Hyman v. Devlin
Public Justice was co‐counsel in this Third Circuit appeal, which raises issues related to qualified immunity and on punitive damages in the civil rights context. A repossession company tried to take Angela Hyman’s car from her driveway while her wife was sitting in it. It is clearly established that the Constitution forbids police from helping a debt collector take someone’s property without a court order. Nonetheless, the police did exactly that: Corporal Bryan Devlin threatened to break the car window, drag out Angela’s wife, and arrest her if she did not comply. Although Devlin testified falsely on several of these issues in his deposition, the truth was conclusively established because some of the key aspects of his conduct were recorded.
A jury found that by using the threat of arrest to enable a private citizen to take her property, Devlin had violated Ms. Hyman’s constitutional rights, and awarded her $5,000 in compensatory damages and $500,000 in punitive damages. The district court denied Devlin qualified immunity on the basis that it was clearly established that the Fourth and Fourteenth Amendment prohibits a police officer from assisting in a civil repossession. The district court, however, also reduced the jury’s punitive damages award from $500,000 to $30,000. The parties cross‐appealed, Devlin urging the Third Circuit to reverse the ruling on qualified immunity and Hyman arguing that the jury’s punitive damages award should be reinstated.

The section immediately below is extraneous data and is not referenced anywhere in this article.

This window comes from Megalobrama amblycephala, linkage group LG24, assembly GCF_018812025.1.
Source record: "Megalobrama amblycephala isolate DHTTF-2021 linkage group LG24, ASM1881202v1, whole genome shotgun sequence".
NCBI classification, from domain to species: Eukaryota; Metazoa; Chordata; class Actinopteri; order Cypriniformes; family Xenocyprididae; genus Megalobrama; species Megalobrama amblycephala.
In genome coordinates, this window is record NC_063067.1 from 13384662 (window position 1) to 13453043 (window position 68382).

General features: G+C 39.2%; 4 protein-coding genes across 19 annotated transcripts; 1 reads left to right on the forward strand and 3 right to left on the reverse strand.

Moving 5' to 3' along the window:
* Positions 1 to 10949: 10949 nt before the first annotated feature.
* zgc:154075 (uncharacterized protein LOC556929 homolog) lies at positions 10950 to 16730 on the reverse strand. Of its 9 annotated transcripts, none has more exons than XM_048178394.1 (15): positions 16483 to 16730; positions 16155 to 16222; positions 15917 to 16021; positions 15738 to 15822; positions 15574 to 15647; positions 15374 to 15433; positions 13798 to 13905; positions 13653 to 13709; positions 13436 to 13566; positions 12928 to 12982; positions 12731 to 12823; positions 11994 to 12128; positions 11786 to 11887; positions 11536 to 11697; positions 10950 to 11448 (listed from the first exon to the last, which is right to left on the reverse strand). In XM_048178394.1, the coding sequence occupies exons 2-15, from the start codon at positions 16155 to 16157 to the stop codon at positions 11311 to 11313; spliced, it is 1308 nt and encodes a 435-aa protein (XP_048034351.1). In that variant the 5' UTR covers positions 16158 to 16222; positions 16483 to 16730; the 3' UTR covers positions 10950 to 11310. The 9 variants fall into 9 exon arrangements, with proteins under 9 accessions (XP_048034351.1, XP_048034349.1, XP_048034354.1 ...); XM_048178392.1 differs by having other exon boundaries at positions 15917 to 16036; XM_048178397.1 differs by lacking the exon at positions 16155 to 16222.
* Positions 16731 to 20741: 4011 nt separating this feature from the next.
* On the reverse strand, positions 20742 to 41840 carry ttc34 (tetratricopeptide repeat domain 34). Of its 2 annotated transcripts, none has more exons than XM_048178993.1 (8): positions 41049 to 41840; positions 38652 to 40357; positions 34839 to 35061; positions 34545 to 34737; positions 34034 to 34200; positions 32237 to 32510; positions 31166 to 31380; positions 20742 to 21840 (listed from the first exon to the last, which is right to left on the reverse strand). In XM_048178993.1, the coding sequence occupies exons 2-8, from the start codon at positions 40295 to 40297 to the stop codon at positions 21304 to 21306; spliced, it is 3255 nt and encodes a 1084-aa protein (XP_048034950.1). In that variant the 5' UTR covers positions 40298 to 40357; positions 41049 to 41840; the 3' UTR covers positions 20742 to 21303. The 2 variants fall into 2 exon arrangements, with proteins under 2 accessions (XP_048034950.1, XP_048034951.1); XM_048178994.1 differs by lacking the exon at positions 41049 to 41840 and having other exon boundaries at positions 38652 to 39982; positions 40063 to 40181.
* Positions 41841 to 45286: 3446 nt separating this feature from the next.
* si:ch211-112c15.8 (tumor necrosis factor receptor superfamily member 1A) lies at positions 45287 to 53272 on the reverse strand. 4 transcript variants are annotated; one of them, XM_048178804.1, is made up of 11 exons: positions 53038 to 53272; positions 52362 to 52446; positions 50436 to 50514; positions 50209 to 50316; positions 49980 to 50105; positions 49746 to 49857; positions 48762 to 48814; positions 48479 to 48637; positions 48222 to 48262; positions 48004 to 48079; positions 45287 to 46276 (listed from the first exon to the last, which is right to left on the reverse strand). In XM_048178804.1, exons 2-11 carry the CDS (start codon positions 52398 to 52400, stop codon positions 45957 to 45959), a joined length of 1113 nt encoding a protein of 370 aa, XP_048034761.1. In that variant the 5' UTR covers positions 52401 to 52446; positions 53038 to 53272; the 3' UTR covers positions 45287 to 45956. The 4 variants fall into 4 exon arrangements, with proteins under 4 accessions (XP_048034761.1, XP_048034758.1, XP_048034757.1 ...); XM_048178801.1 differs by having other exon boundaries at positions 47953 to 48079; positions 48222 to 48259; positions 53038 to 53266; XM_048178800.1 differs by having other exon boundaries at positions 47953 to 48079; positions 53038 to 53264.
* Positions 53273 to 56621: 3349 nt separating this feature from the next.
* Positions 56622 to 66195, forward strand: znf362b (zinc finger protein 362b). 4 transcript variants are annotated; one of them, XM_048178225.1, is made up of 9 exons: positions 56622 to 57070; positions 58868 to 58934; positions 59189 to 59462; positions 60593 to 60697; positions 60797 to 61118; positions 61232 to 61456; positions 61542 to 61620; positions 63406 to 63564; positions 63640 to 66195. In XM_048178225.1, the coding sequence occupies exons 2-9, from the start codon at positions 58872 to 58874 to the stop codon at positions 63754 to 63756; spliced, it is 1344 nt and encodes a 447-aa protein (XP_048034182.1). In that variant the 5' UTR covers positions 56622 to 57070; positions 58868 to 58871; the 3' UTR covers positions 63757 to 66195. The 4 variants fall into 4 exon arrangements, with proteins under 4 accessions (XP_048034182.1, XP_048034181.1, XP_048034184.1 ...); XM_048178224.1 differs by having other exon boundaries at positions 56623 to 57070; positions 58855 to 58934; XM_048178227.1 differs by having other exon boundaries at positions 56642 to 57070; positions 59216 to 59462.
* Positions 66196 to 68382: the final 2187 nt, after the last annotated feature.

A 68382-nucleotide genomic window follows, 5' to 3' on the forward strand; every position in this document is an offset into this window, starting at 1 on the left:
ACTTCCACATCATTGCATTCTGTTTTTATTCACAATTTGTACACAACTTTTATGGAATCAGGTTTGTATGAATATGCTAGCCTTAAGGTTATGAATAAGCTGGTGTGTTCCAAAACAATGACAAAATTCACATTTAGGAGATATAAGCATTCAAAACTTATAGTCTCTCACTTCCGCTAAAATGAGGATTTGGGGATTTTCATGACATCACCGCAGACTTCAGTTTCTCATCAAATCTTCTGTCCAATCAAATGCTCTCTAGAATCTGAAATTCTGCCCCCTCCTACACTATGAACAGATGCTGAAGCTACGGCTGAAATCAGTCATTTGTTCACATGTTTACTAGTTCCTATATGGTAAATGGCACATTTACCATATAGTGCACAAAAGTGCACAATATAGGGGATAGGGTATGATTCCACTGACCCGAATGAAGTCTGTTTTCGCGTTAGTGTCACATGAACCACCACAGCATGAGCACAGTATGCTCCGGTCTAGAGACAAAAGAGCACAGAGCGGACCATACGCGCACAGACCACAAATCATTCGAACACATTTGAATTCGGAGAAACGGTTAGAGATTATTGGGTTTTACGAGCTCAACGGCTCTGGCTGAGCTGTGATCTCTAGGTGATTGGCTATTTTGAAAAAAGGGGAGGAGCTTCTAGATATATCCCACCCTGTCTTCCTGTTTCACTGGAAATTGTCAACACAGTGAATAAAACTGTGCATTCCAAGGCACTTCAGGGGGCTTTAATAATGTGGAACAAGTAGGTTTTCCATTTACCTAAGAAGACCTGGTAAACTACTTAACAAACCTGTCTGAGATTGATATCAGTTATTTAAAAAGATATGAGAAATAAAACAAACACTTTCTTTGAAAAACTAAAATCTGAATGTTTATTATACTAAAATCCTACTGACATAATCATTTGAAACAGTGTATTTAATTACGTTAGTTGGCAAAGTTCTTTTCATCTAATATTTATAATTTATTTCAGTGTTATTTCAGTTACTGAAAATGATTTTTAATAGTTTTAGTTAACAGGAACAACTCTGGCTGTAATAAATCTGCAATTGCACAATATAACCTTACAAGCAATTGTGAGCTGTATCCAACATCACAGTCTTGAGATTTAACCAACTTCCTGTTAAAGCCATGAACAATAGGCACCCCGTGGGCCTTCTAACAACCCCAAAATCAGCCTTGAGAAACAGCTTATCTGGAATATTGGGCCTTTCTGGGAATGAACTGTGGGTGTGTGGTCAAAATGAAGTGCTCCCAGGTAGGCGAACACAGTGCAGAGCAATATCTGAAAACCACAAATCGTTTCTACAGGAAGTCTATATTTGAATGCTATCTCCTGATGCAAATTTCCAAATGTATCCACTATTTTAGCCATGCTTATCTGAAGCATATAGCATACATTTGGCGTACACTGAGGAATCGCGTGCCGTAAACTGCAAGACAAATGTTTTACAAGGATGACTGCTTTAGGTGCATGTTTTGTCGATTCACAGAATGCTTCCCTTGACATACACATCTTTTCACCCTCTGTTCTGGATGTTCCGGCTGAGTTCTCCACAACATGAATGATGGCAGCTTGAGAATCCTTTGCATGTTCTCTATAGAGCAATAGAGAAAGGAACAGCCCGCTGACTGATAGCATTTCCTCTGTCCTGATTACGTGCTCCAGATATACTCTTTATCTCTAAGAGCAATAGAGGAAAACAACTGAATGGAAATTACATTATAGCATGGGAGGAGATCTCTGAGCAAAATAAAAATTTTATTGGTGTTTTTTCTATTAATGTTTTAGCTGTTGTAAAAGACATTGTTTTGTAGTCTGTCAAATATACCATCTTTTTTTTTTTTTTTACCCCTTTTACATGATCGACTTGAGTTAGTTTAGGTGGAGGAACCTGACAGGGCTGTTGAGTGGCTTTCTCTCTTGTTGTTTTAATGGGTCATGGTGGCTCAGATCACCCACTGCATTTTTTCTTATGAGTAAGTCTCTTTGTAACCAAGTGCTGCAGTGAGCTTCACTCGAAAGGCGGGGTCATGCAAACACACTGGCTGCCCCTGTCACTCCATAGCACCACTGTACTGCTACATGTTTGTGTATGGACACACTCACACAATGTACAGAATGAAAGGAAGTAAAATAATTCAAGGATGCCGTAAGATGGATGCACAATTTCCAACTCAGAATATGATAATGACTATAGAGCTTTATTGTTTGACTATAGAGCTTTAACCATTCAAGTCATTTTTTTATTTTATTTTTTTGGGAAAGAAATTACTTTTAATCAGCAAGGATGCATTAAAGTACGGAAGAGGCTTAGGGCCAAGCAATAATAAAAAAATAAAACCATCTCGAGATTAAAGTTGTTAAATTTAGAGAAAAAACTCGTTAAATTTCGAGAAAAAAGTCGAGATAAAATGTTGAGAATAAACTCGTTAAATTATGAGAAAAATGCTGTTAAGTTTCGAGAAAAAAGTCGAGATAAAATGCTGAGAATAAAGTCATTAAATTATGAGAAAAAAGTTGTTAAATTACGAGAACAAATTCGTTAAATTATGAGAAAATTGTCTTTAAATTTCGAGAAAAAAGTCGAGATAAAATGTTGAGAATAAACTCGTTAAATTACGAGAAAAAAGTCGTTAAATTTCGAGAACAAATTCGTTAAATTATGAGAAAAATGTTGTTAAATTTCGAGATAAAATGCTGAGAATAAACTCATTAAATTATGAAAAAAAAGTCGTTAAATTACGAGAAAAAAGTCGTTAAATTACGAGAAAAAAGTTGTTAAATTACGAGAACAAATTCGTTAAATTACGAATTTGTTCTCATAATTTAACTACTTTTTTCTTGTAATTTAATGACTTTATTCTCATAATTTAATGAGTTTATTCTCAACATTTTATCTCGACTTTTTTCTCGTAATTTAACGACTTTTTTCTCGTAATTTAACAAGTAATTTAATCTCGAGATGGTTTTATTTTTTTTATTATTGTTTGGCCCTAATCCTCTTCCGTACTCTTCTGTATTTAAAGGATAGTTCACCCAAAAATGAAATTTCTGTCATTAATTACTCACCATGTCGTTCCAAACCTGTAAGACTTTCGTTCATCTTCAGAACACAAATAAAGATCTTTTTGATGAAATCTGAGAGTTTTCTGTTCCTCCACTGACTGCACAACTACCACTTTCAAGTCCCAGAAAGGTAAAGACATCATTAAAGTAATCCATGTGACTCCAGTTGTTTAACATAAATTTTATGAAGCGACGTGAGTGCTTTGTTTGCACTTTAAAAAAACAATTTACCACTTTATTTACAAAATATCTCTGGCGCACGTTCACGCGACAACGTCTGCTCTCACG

The Third Circuit affirmed on both issues, rejecting Devlin’s argument for qualified immunity and preserving the reduced damages award.
- Alexandra Brodsky
Jennifer Bennett of Gupta Wessler PLLC
Cary Flitter, Jody Lopez-Jacobs, and Andrew Milz of Flitter, Milz, P.C.